UEL – under occupation

I received the following press release on Facebook

We the students of the University of East London have gone into occupation on UEL’s main campus at Docklands in response to senior management’s decision to savagely tear apart the Humanities and Social Sciences department of our university. The occupation was commenced after a symbolic ‘funeral’ for the department on the 22nd of March which was attended by more than 200 students. The procession left the central university square to deliver a wreath to John Joughin, UEL Deputy Vice Chancellor, who was not available to see us at the time. The group then sat down to discuss the situation and, after about an hour and a half over thirty people voted to occupy EB.G.14, a ground floor room in the Atrium, Docklands’ main building.

Officially, Friday is the end of the three week consultancy process, a timeframe which we feel amounts to little more than a slap in the face to students and staff concerned about the damage these changes could bring upon our university. This is why our highest priority demand is the extension of the consultation period to allow for us to effectively organise a resistance to the cuts as they have manifested in the attack on HSS. Ultimately our demands are that the HSS remain one cohesive school located entirely on Docklands campus, that students receive the degrees that they signed up for and that there be no lecturer or staff job losses now or in future. It is our fervent belief that education is the keystone upon which a free society is built and that the attacks on the sector represent nothing less than an attack on the very fabric of society itself.We will use our time in occupation to build support both for the national lecturer’s strike on the 24th, when we plan to be supporting our lecturers all day on their picket lines, and also the TUC demonstration on the 26th, which we feel could be a turning point not only in the struggle for education but also in the fight to resist austerity across all levels of society and present a clear and defiant challenge to the ConDem coalition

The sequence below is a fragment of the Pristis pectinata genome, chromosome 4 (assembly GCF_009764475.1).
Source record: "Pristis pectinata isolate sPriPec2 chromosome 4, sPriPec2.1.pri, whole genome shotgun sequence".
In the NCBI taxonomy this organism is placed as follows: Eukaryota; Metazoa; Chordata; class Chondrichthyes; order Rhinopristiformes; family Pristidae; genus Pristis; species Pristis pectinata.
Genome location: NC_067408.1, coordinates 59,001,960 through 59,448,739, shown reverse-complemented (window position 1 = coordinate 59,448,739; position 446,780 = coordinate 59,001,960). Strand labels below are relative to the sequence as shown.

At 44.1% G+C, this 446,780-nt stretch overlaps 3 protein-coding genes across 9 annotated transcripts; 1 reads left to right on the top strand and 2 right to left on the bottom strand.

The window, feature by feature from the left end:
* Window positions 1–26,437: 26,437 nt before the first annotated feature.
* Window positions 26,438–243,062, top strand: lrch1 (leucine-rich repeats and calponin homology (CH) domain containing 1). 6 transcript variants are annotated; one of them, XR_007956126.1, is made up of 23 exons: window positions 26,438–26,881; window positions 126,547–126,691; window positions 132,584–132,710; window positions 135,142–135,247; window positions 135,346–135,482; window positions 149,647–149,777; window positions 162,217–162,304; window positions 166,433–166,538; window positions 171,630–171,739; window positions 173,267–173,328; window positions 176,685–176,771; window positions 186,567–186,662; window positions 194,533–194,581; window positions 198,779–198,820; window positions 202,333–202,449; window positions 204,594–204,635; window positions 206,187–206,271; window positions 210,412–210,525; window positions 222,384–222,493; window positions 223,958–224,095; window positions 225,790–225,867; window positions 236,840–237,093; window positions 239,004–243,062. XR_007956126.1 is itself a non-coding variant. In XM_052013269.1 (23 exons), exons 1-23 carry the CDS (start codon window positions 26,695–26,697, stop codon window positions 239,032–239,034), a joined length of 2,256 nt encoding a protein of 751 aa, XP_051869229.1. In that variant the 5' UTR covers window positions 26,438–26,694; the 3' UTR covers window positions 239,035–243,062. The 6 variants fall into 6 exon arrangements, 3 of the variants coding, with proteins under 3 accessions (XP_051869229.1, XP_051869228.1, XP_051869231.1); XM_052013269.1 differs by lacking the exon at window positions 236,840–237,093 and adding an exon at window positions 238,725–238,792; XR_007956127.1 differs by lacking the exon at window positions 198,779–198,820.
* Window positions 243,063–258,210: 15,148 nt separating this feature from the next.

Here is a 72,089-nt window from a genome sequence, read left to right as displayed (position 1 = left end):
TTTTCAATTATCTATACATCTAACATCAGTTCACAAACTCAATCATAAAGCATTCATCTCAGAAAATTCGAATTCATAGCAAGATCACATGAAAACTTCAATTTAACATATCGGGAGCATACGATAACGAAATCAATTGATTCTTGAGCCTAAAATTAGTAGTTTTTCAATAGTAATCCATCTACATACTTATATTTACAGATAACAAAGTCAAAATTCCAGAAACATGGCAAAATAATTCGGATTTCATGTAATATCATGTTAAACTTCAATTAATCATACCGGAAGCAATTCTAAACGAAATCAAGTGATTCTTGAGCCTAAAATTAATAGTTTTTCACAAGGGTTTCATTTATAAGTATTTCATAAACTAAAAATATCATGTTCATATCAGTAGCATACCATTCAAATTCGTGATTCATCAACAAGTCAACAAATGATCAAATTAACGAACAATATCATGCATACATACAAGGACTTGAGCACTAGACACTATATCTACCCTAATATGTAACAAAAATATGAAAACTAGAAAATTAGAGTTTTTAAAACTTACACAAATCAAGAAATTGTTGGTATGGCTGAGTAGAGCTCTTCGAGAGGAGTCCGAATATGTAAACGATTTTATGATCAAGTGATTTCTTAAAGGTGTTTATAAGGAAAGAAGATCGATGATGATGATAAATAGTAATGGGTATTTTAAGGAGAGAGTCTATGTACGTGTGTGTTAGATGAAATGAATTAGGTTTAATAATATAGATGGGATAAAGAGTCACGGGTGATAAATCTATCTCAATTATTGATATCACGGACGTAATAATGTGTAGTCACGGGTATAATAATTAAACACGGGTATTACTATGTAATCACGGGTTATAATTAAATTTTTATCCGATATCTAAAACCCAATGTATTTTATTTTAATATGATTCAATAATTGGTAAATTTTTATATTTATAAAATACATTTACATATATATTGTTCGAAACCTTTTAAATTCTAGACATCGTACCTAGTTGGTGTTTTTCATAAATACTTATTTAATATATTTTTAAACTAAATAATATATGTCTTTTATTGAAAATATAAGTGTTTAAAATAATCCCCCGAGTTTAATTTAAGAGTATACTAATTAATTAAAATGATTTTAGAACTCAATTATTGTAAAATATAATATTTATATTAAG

Today I also received the results of the pointless student survey. Here’s a taster.

When I had a meeting with the representative of the UEL in Lagos Nigeria in 2008, I was told about the facilities at the Dockland
campus, and how they will be most accessible because that was where my course of study is situated. Based on that, i decided to
study at this university. The offer of admission also stated that my course of study was going to be at this campus. I think it is a
breach of contract and quite unfair to suddenly toss me around and away from where I had built my time and comfort as it relates to
my study.

I really hope this student sues UEL if…what am I saying? When it goes ahead.

My comment was far too scathing and they don’t appear to have included it. I was offered an appointment to discuss the changes with the hatchet man. I declined, saying,

Dear Liz,
I don't see what good it will do. The closure of SHSS is a forgone conclusion. I also receive a bursary from HSS and if the school is closed, what happens to that? Prof Joughin said nothing about that. There is another issue, I don't have the money to keep traipsing back and forth to UEL from Hammersmith (it costs £7 a time). I am also forced to take work as a cycling instructor and I cannot afford to take time off work. I'm not sure that I have either the time or the patience to chat with Prof Joughin. He's made up his mind and SHSS is going to close. You can make an appointment by all means but, given his presentation on Monday, he won't want to hear what I have to say.
All the best,

Buddy

Two words spring to mind about this consultation: railroaded and shafted. The consultation was sneaked through under the cover of darkness. Students were only given three weeks to comment. The survey was an exercise in pointless number-crunching. Of course, no one was going to be happy with the changes. We could have told you that. So why bother? This is typical management behaviour.

Education is not a commodity.

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Filed under Cuts, Education, Government & politics, Higher Education, London, Society & culture

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